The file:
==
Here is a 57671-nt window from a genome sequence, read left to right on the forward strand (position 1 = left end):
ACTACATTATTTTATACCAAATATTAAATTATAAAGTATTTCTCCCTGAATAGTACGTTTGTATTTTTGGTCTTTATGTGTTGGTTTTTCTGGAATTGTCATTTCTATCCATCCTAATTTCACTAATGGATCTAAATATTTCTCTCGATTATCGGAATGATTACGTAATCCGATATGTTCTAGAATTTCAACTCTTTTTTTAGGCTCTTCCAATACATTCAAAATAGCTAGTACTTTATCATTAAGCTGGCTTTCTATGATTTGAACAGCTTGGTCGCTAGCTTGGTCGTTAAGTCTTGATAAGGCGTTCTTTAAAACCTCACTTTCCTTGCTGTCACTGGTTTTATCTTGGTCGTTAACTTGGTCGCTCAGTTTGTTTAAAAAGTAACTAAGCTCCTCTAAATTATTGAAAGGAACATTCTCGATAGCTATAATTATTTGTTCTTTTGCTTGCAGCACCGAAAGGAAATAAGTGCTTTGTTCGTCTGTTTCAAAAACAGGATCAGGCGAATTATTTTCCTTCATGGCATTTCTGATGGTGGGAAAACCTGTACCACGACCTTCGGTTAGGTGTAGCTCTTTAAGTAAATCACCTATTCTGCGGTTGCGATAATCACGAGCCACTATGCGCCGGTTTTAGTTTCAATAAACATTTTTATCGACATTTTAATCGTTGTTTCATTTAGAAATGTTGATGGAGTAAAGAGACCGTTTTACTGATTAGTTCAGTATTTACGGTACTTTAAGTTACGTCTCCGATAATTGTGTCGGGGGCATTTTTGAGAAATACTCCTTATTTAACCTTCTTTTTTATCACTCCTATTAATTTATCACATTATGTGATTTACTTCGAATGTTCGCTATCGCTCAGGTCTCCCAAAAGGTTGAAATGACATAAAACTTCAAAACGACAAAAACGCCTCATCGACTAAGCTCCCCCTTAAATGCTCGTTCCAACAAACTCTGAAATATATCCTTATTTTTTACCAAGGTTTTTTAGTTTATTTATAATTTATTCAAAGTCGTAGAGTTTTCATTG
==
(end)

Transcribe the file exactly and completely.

Here is a 57671-nt window from a genome sequence, read left to right on the forward strand (position 1 = left end):
ACTACATTATTTTATACCAAATATTAAATTATAAAGTATTTCTCCCTGAATAGTACGTTTGTATTTTTGGTCTTTATGTGTTGGTTTTTCTGGAATTGTCATTTCTATCCATCCTAATTTCACTAATGGATCTAAATATTTCTCTCGATTATCGGAATGATTACGTAATCCGATATGTTCTAGAATTTCAACTCTTTTTTTAGGCTCTTCCAATACATTCAAAATAGCTAGTACTTTATCATTAAGCTGGCTTTCTATGATTTGAACAGCTTGGTCGCTAGCTTGGTCGTTAAGTCTTGATAAGGCGTTCTTTAAAACCTCACTTTCCTTGCTGTCACTGGTTTTATCTTGGTCGTTAACTTGGTCGCTCAGTTTGTTTAAAAAGTAACTAAGCTCCTCTAAATTATTGAAAGGAACATTCTCGATAGCTATAATTATTTGTTCTTTTGCTTGCAGCACCGAAAGGAAATAAGTGCTTTGTTCGTCTGTTTCAAAAACAGGATCAGGCGAATTATTTTCCTTCATGGCATTTCTGATGGTGGGAAAACCTGTACCACGACCTTCGGTTAGGTGTAGCTCTTTAAGTAAATCACCTATTCTGCGGTTGCGATAATCACGAGCCACTATGCGCCGGTTTTAGTTTCAATAAACATTTTTATCGACATTTTAATCGTTGTTTCATTTAGAAATGTTGATGGAGTAAAGAGACCGTTTTACTGATTAGTTCAGTATTTACGGTACTTTAAGTTACGTCTCCGATAATTGTGTCGGGGGCATTTTTGAGAAATACTCCTTATTTAACCTTCTTTTTTATCACTCCTATTAATTTATCACATTATGTGATTTACTTCGAATGTTCGCTATCGCTCAGGTCTCCCAAAAGGTTGAAATGACATAAAACTTCAAAACGACAAAAACGCCTCATCGACTAAGCTCCCCCTTAAATGCTCGTTCCAACAAACTCTGAAATATATCCTTATTTTTTACCAAGGTTTTTTAGTTTATTTATAATTTATTCAAAGTCGTAGAGTTTTCATTG